Boy, I never realized how lenient and wimpy you were with the term “star.”
Derek Jeter hasn’t been a star at the plate in two years and hasn’t been a star in the field in at least 12. Just because someone is famous doesn’t make them a star. Production has to factor into it; it HAS TO.
Chase Utley is the same case, except he was never as big as Jeter, doesn’t have the retirement storyline to explain his induction into this game and hasn’t been a great player since 2009.
And since when is Nelson Cruz a household name? The ONLY reason he’s known is because he was suspended for cheating and has come back to hit a bunch of home runs. There is no casual fan on the planet who could have told you anything at all about Cruz before last season’s suspension.
And where do you get off calling Alex Gordon and Victor Martinez even borderline? Not even Royals fans think Alex Gordon is a star baseball player!
To the piddling list that is left behind, I would add Jose Bautista. I would also personally put Paul Goldschmidt on there because he’s possibly the best player in the National League but can understand if he’s not widely known playing for Arizona.
Nevertheless, this list is incredibly short. Pitching has dominated the league thus far, and its continued by dominating the All-Star rosters as well. Do you think that’ll be reflected in the actual game? Also, for the weekend itself, what’s your take on the Home Run Derby field, and what do you think of the new 1 vs 1, elimination format being tried out this season?
To finish up, addressing your side note, I’m not sure where the confusion lies. David Wright has been pretty mediocre this season, literally bad by his standards. He had no business even sniffing the All-Star team, New York star or not.
He has his worst OPS of his career by a lot, other than an injury-plagued 2011. He already almost has as many strikeouts this year as he had all of last year. His seven home runs and four steals also represent a lack of both power and speed thus far in 2014. Everything looks wrong for Wright. Pardon the pun, but it seemed necessary to lighten the mood after discussing that dreck.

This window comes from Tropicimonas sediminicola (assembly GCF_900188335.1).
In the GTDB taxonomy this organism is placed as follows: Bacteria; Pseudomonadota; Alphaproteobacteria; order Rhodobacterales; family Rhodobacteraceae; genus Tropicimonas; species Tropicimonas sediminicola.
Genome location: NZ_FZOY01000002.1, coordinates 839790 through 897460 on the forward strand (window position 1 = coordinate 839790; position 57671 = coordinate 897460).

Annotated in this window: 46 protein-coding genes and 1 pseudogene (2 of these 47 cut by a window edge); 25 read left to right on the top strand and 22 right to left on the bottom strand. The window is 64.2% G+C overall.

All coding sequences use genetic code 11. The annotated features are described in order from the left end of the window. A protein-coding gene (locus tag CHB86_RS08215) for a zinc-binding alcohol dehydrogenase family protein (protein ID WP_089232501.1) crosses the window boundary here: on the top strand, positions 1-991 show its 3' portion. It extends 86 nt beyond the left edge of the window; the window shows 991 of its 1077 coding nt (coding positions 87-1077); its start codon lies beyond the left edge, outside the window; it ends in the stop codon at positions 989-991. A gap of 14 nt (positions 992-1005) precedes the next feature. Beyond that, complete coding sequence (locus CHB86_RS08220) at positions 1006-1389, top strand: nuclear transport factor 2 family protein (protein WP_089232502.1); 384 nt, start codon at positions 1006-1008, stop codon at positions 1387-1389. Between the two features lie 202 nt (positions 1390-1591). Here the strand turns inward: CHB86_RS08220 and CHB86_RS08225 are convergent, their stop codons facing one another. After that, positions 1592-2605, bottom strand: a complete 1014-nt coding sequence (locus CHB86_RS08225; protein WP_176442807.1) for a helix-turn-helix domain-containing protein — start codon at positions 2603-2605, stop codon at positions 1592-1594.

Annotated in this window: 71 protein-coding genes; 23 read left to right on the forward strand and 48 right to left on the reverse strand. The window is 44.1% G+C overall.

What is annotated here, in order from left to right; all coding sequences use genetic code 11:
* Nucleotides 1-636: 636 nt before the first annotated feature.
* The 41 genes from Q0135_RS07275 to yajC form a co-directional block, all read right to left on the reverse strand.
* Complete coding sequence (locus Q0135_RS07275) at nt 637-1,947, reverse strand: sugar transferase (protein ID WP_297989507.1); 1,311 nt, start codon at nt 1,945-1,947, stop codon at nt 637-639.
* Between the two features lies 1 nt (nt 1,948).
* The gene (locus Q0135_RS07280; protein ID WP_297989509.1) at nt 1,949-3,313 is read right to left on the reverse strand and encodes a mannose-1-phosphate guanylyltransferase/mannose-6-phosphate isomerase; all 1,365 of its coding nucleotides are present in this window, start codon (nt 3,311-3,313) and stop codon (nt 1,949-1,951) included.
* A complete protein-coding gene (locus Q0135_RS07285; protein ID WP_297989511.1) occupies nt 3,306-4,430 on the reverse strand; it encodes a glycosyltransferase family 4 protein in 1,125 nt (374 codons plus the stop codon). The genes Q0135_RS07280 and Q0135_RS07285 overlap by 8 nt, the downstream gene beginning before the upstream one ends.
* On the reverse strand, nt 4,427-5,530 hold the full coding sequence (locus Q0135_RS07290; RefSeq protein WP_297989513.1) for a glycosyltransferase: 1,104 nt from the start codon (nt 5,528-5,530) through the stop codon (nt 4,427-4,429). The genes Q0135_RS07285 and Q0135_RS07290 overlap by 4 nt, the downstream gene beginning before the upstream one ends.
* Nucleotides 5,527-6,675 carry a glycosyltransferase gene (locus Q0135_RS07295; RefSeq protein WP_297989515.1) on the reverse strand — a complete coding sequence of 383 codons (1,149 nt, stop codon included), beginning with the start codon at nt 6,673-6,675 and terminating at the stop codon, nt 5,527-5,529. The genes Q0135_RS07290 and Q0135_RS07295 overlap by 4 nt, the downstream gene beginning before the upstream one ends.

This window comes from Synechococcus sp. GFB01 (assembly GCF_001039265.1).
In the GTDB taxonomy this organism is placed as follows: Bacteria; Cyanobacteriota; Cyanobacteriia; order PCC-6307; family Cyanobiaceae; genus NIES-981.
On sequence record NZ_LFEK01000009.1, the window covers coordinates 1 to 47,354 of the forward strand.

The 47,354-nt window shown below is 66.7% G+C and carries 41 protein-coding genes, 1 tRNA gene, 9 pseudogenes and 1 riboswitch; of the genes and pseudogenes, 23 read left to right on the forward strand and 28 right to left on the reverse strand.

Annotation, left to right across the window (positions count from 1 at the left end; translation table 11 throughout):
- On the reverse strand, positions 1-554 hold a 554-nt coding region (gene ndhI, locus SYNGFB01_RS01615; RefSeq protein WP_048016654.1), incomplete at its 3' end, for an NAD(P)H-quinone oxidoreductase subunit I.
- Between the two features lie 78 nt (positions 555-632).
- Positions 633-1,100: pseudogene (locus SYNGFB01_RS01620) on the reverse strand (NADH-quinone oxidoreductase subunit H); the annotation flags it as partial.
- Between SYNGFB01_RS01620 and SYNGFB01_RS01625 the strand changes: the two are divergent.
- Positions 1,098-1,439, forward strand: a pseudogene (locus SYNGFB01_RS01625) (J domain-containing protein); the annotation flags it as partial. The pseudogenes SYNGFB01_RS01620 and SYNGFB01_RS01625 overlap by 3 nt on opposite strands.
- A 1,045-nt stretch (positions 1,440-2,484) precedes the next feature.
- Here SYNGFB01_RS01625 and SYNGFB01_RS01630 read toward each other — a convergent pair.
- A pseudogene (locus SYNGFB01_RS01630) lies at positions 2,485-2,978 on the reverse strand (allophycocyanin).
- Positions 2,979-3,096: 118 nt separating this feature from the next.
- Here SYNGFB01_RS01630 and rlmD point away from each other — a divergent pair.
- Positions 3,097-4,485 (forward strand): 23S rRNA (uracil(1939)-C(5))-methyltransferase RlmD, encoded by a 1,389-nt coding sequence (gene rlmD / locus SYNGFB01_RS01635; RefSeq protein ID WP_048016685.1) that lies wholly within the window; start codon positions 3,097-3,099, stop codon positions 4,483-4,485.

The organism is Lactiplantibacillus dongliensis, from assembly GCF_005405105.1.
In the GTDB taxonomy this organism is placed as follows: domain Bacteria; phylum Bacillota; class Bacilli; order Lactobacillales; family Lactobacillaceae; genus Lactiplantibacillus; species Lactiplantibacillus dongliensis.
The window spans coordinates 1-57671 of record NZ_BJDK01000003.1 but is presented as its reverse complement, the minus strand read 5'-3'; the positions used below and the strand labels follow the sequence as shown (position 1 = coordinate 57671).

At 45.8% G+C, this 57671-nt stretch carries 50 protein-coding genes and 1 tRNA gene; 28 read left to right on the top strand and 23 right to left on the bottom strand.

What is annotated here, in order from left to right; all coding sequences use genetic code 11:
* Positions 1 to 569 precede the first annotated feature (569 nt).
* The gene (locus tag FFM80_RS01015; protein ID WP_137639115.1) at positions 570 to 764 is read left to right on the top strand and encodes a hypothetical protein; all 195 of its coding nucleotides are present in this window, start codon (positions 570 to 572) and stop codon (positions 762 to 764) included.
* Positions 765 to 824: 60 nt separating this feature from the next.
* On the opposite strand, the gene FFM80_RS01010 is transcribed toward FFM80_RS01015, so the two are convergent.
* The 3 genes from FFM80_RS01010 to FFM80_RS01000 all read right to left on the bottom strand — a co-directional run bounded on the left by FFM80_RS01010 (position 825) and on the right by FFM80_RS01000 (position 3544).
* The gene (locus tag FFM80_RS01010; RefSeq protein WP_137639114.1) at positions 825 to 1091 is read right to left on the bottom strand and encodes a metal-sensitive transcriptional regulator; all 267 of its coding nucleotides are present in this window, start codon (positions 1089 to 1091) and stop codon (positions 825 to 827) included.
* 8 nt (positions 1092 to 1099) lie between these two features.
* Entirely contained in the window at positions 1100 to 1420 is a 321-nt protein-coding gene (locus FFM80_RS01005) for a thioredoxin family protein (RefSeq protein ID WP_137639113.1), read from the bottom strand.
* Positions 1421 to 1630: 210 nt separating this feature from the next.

Well, I made an honest attempt to find a dozen stars on the MLB All-Star rosters, but apparently I worked a bit too hard at it. A casual fan has very little beyond Derek Jeter to root for in this year’s game in Minnesota. As for David Wright, my confusion must be a big reason why I’m sucking in fantasy baseball. I’ll leave it at that.
As to what defines a star player, stats are a big factor, but not the only one. Jeter is a star, perhaps the biggest in the game as he makes his retirement tour around the league. I don’t care how well or poorly he’s performing this particular MLB season, he is a first ballot hall of famer, a national celebrity, and a star in the game of baseball. I’ll step down off my pinstriped soap box now and find my way to what’s left of the All-Star game and Home Run Derby.
I do not think pitching will dominate the All-Star game. It’s an exhibition above all else and that is almost always reflected in the score. Now for some praise.
Accolades are due to Major League Baseball. We debated hard last year about how the league could improve its All-Star weekend and the Home Run Derby. And look what happened, they made a change! I’m excited for the new elimination format, even if it’s not as big a change as it appears. It will have more drama. That’s good. It will spurn individual player rivalries. I love those as well. But most importantly, the one vs one format is great television. We know this from watching the classic home run derby shows from the 50’s and 60’s when it was just two guys whacking away at the ball. I see this as an homage to the past and a step in the right direction for future competitions.
Derby participants often find themselves so spent by the final round that the man who hit the most home runs often doesn’t win. I was HOPING this format shift would alleviate this. Unfortunately the first round is not one vs one, whomever hits the most home runs in each league advances. The one vs one format kicks in during round two, with seven outs to hit the most home runs. This will help, as you only need to hit more than your opponent. Not more than everyone else. A small step towards a more fun product. I’m excited to see how it turns out.
The HR Derby field itself is not nearly as exciting as it could have been. What happened to Robinson Cano, David Ortiz, and Mike ‘freaking’ Trout? The American League squad has little to get excited about. The National League has Yasiel Puig. That’s all you need to know. In fact, just his inclusion alone gets me excited for the derby. He’s the saving grace and the man I’ll be rooting for. He’s got swagger, power, and an attitude to boot. This will be fun.